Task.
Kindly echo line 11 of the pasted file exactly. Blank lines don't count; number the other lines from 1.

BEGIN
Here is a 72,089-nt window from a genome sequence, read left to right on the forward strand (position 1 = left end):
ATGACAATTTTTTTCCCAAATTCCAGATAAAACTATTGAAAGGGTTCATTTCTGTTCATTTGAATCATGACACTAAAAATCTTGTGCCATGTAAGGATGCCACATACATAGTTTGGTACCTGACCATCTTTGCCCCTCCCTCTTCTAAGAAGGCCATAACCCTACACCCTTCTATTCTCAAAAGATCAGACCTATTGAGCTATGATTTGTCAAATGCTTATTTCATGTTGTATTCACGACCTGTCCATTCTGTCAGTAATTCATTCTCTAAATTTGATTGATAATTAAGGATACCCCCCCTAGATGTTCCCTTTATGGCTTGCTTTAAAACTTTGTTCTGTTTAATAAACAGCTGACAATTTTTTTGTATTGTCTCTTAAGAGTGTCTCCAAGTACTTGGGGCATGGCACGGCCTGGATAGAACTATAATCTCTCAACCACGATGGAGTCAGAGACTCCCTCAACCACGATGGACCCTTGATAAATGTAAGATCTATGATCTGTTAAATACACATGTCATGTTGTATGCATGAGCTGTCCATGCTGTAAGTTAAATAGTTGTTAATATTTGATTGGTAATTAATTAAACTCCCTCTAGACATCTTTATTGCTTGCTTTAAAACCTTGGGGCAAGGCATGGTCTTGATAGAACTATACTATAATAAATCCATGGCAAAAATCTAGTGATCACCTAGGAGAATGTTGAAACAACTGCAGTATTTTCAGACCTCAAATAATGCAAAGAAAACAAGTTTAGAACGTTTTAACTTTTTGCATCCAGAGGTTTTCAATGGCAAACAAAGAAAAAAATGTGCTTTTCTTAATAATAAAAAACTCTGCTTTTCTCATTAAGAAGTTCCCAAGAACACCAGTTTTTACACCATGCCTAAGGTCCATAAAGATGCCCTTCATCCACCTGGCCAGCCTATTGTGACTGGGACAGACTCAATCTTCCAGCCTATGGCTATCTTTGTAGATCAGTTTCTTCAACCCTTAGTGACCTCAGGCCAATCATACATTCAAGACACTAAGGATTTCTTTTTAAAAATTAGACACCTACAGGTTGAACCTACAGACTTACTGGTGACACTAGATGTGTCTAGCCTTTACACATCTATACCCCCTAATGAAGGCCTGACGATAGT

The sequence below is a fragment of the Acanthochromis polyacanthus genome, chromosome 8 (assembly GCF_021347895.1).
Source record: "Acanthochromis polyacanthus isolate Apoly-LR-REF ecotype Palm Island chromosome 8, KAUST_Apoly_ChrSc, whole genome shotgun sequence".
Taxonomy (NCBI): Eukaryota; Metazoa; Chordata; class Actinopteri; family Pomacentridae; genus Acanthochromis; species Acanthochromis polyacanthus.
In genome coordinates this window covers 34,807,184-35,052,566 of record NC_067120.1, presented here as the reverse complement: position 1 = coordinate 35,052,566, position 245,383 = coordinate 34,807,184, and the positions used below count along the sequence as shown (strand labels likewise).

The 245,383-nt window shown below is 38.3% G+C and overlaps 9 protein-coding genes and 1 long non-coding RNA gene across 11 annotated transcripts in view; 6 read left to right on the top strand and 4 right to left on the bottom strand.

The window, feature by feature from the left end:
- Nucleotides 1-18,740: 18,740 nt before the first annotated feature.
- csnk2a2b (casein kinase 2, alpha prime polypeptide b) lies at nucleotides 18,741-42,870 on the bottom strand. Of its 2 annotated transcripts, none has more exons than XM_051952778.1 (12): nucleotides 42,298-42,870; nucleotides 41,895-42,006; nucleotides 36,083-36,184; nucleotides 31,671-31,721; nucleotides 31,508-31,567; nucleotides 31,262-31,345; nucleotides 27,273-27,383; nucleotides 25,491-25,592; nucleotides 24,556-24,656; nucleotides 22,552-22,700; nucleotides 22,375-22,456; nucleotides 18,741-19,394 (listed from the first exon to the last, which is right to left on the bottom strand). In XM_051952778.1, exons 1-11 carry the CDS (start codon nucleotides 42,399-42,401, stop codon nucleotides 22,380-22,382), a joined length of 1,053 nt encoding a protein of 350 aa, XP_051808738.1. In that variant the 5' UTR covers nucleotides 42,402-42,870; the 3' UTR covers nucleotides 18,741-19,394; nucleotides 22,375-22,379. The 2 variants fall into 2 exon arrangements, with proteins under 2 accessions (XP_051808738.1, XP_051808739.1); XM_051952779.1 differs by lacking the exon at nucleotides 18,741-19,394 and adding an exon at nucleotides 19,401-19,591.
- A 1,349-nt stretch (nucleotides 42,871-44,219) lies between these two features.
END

- A 1,349-nt stretch (nucleotides 42,871-44,219) lies between these two features.